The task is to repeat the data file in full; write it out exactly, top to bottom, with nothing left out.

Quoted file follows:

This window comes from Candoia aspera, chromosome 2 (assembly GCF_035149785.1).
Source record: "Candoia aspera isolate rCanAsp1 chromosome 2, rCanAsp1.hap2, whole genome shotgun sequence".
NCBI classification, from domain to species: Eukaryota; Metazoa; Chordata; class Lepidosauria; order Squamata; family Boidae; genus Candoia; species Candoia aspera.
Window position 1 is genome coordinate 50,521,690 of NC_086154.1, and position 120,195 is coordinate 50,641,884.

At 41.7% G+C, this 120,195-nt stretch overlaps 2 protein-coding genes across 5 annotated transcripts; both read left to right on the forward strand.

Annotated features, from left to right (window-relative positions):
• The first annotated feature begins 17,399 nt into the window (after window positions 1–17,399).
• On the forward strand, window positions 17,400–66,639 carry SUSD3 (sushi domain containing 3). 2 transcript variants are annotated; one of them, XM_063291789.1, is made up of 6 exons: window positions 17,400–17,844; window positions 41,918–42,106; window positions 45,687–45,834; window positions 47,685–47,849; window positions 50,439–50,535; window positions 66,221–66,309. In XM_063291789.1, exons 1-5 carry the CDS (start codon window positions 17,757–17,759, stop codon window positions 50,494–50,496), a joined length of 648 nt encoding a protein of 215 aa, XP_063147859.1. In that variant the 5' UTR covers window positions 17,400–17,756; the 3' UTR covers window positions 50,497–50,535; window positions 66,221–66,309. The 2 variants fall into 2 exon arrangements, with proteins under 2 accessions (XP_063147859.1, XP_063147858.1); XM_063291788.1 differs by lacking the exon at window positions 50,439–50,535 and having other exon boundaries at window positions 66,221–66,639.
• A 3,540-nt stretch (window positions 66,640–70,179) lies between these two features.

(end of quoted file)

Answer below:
This window comes from Candoia aspera, chromosome 2 (assembly GCF_035149785.1).
Source record: "Candoia aspera isolate rCanAsp1 chromosome 2, rCanAsp1.hap2, whole genome shotgun sequence".
NCBI classification, from domain to species: Eukaryota; Metazoa; Chordata; class Lepidosauria; order Squamata; family Boidae; genus Candoia; species Candoia aspera.
Window position 1 is genome coordinate 50,521,690 of NC_086154.1, and position 120,195 is coordinate 50,641,884.

At 41.7% G+C, this 120,195-nt stretch overlaps 2 protein-coding genes across 5 annotated transcripts; both read left to right on the forward strand.

Annotated features, from left to right (window-relative positions):
• The first annotated feature begins 17,399 nt into the window (after window positions 1–17,399).
• On the forward strand, window positions 17,400–66,639 carry SUSD3 (sushi domain containing 3). 2 transcript variants are annotated; one of them, XM_063291789.1, is made up of 6 exons: window positions 17,400–17,844; window positions 41,918–42,106; window positions 45,687–45,834; window positions 47,685–47,849; window positions 50,439–50,535; window positions 66,221–66,309. In XM_063291789.1, exons 1-5 carry the CDS (start codon window positions 17,757–17,759, stop codon window positions 50,494–50,496), a joined length of 648 nt encoding a protein of 215 aa, XP_063147859.1. In that variant the 5' UTR covers window positions 17,400–17,756; the 3' UTR covers window positions 50,497–50,535; window positions 66,221–66,309. The 2 variants fall into 2 exon arrangements, with proteins under 2 accessions (XP_063147859.1, XP_063147858.1); XM_063291788.1 differs by lacking the exon at window positions 50,439–50,535 and having other exon boundaries at window positions 66,221–66,639.
• A 3,540-nt stretch (window positions 66,640–70,179) lies between these two features.